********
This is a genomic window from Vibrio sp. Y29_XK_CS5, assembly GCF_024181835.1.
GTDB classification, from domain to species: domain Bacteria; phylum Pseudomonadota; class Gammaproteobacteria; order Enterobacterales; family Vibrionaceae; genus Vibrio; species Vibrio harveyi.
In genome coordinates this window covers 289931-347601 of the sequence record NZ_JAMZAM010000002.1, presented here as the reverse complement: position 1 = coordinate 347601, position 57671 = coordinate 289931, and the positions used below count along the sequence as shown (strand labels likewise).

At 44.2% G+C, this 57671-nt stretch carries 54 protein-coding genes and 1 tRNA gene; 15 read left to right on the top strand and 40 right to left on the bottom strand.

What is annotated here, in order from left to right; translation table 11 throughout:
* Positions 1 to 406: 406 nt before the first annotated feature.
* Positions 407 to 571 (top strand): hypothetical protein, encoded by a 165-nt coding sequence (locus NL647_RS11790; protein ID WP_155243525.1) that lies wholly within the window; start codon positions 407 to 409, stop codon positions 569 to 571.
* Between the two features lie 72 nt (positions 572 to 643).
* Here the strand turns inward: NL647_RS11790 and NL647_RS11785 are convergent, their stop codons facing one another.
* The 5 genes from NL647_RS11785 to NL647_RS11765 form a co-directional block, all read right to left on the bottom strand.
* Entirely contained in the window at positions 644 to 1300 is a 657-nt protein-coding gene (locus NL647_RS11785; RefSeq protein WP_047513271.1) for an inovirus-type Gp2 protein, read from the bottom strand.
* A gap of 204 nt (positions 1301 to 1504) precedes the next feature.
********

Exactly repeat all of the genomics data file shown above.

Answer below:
This is a genomic window from Vibrio sp. Y29_XK_CS5, assembly GCF_024181835.1.
GTDB classification, from domain to species: domain Bacteria; phylum Pseudomonadota; class Gammaproteobacteria; order Enterobacterales; family Vibrionaceae; genus Vibrio; species Vibrio harveyi.
In genome coordinates this window covers 289931-347601 of the sequence record NZ_JAMZAM010000002.1, presented here as the reverse complement: position 1 = coordinate 347601, position 57671 = coordinate 289931, and the positions used below count along the sequence as shown (strand labels likewise).

At 44.2% G+C, this 57671-nt stretch carries 54 protein-coding genes and 1 tRNA gene; 15 read left to right on the top strand and 40 right to left on the bottom strand.

What is annotated here, in order from left to right; translation table 11 throughout:
* Positions 1 to 406: 406 nt before the first annotated feature.
* Positions 407 to 571 (top strand): hypothetical protein, encoded by a 165-nt coding sequence (locus NL647_RS11790; protein ID WP_155243525.1) that lies wholly within the window; start codon positions 407 to 409, stop codon positions 569 to 571.
* Between the two features lie 72 nt (positions 572 to 643).
* Here the strand turns inward: NL647_RS11790 and NL647_RS11785 are convergent, their stop codons facing one another.
* The 5 genes from NL647_RS11785 to NL647_RS11765 form a co-directional block, all read right to left on the bottom strand.
* Entirely contained in the window at positions 644 to 1300 is a 657-nt protein-coding gene (locus NL647_RS11785; RefSeq protein WP_047513271.1) for an inovirus-type Gp2 protein, read from the bottom strand.
* A gap of 204 nt (positions 1301 to 1504) precedes the next feature.